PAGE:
These new electronics are made from something called ‘Dimension Polytant® Superlight X-PAC’ fabric reinforced with Cordura, but that, and the fact that it can be worn horizontally or vertically and allows for ‘handsfree’ iPad usage, doesn’t even come close to justifying its ludicrous $483 price tag. If it was made from another iPad, maybe I can see some justification for it costing so much, but it’s not. You’re basically just paying for a brand name I’ve never heard of. And I’m a guy obsessed with bags and cases.

Sprint Announces the HTC EVO 3D; Dual-Core 1.2 Ghz CPU and 4.3″ Glasses-free 3D display

23 Mar

Just yesterday, AT&T announced that they’d be snatching up LG’s Optimus 3D and bringin’ it stateside as the “Thrill 4G” — and today at CTIA, Sprint’s following up with the announcement of the second 3D smartphone in the US, the EVO 3D.

Even if 3D isn’t your thing, though, the specs on these electronic gadgets definitely make it worth lookin’ at. Follow us behind the jump for the details.

Here’s what we know:

Android 2.3 (Gingerbread) with HTC Sense
Dual-Core 1.2 GHZ CPU
4.3 inch, glasses-free 3D display running at 960×540
Not one, not two, but three cameras: two 5 megapixel cameras on the back (for 3D stereoscopic images), and a 1.3 megapixel camera on the front
Weight: 6.0 oz
Sprint 4G support
Wireless Hotspot service can support up to 8 devices simultaneously

Comprehensive Reviews on Canon PowerShot SX230 HS

23 Mar

 

The PowerShot SX230 HS is Canon’s top compact megazoom featuring a 28mm-equivalent wide-angle lens with a 14x zoom. It’s the same lens used in 2010’s SX210 IS and the body is for the most the same, too. The major change is to the camera’s imaging sensor; the SX210 had a 14-megapixel CCD while SX230 electronic gadgets have a 12-megapixel back-illuminated CMOS. Without getting into the technical differences, what you need to know is that the new sensor produces better low-light photos and has faster shooting performance than that of its predecessor. Canon also built in a GPS receiver for geotagging your photos while you’re shooting–a first for a PowerShot.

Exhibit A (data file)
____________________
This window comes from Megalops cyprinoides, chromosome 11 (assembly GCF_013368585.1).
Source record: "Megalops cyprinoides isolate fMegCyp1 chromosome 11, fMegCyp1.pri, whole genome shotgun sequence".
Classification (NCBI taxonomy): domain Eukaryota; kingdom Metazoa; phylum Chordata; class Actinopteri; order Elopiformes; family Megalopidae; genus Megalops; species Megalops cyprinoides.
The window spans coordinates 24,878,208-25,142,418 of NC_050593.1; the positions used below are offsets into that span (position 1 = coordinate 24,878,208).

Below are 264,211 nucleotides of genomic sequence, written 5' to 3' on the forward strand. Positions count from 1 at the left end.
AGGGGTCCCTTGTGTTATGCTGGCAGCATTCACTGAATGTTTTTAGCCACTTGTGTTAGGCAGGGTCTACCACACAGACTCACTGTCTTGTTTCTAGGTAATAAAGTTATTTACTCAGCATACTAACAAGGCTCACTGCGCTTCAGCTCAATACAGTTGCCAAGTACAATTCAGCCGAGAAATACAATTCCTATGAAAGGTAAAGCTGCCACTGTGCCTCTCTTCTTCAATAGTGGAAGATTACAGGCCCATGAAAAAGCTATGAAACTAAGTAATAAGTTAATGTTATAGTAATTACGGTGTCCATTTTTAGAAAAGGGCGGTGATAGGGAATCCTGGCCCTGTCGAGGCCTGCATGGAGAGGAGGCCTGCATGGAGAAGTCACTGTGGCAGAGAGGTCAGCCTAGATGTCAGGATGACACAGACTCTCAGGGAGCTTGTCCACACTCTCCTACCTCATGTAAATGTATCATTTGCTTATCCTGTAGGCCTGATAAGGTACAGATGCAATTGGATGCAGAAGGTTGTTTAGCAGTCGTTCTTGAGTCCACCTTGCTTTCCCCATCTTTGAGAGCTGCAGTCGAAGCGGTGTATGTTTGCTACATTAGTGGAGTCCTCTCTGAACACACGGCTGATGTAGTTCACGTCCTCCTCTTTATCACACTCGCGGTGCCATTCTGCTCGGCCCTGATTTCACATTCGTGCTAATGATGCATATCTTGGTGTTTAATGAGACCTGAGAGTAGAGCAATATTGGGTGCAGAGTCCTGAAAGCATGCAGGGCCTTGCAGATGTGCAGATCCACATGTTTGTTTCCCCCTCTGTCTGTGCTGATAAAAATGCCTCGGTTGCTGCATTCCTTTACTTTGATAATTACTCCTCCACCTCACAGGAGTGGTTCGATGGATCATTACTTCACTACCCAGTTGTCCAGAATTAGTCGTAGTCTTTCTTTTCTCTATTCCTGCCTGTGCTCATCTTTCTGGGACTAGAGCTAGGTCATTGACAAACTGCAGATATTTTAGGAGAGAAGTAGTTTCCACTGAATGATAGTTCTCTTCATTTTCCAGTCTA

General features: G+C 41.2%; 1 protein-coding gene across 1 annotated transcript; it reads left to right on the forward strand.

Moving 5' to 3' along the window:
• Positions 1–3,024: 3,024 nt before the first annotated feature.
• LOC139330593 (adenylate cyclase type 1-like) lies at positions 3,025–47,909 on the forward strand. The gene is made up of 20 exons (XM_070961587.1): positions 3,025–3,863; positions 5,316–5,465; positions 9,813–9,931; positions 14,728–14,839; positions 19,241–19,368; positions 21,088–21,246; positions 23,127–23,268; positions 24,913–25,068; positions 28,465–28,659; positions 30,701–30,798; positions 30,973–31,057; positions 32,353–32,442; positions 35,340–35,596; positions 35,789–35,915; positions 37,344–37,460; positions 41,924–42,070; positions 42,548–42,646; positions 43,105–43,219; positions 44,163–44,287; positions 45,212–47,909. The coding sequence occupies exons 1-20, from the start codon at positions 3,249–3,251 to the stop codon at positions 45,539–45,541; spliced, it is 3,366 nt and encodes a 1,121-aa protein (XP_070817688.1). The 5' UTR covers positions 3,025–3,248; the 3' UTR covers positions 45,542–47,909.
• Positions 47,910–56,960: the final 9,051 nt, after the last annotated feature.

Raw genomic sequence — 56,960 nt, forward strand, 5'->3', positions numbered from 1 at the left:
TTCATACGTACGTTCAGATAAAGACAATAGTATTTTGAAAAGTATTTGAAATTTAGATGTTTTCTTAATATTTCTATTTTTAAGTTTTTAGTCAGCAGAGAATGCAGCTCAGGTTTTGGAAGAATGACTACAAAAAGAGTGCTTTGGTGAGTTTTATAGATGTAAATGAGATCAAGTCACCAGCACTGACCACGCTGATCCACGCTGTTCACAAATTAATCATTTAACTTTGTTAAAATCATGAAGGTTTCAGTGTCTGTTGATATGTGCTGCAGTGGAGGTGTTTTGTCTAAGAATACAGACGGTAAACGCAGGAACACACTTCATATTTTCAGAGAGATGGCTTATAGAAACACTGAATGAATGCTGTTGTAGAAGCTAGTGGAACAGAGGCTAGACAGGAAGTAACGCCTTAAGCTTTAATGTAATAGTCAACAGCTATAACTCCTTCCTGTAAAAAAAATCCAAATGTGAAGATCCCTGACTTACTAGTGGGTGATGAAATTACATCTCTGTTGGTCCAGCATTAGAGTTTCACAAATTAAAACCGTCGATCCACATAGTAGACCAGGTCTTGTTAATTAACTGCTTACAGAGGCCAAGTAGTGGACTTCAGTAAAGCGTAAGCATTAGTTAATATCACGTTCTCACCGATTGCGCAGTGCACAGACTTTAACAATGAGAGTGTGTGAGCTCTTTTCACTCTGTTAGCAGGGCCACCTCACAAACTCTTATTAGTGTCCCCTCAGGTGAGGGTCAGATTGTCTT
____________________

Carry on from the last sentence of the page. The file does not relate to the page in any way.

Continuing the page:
However, while its photos–and movies–are pretty great for its class, the SX230’s shooting performance is a bit behind the competition. Its lens isn’t as wide or as long as similarly sized models and Canon doesn’t do as much as others with the GPS capabilities, either. Plus, everything about the design that was off with the SX210 is still off with the SX230. You’ll have to decide if my issues are deal breakers for you, though, because it’s otherwise a very good compact megazoom.

 

The SX230 HS has some of the best photo quality I’ve seen from a compact megazoom, particularly at higher ISOs. While photos do get softer and noisier above ISO 200–typical for point-and-shoots–ISO 400 and 800 are still very usable. The noise and noise reduction are well balanced so you still get very good color and detail at these higher sensitivities. Colors desaturate some at ISO 1600 and 3200, subjects look very soft, and detail is greatly diminished, but photos are still usable at small sizes for prints or on a computer screen. Basically, if you need to shoot in low light or want to freeze action, this camera is one of the best options in its class.

 

There is some asymmetrical distortion on the left side of lens visible at its widest position. When the lens is extended there is slight pincushion distortion, but it’s barely discernible. Sharpness is very good and consistent from edge to edge and in the corners–pretty rare on a compact megazoom. The SX230 exhibits a high amount of fringing around high-contrast subjects. It’s typical of compact cameras, but the amount is above average for its class, visible even when viewed at small sizes.

 

Color performance is a strong point with the SX230 HS tech gadgets. Everything turns out bright, well-saturated, and reasonably accurate. Exposure is generally good, though it really struggles with highlights, blowing them out every chance it gets. White balance is fairly accurate, too, but Auto goes warm indoors. You’re better off selecting the appropriate preset for your lighting or using a custom setting.

 

Video quality is also excellent. It shoots in full HD, but it’s at 24 frames per second. That’s not ideal for shooting fast-moving subjects as you’ll see some judder that’s typical of the video from most compact cameras. The same goes for quickly panning the camera. Otherwise the results are impressive, even at its lower resolutions. The zoom lens does function while recording, but you will hear the movement in quiet scenes. There are stereo mics on front, but the left mic is too easily blocked if you’re not paying attention to your hold on the camera.

 

Shooting options on the SX230 HS run the gamut from simple point-and-shoot options to full manual controls. The manual shooting options are better than most compact megazooms. You get semimanual and full manual control over shutter speed and apertures as well as manual focus with a safety for fine-tuning. Apertures include f3.1, f3.5, f4, f4.5, f5, f5.6, f6.3, f7.1, and f8. With the lens fully extended, you only get three settings, though: f5.9, f7.1, and f8. Shutter speeds can be set from 15 seconds to 1/3,200 second (1/2,500 is the fastest with the lens extended). There are options for setting color saturation, sharpness, and contrast, too, and the flash strength can be easily adjusted. A flash exposure lock, which adjusts flash output for what you’re focused on, can quickly be activated as well; it functions well for keeping the flash from blowing out subjects.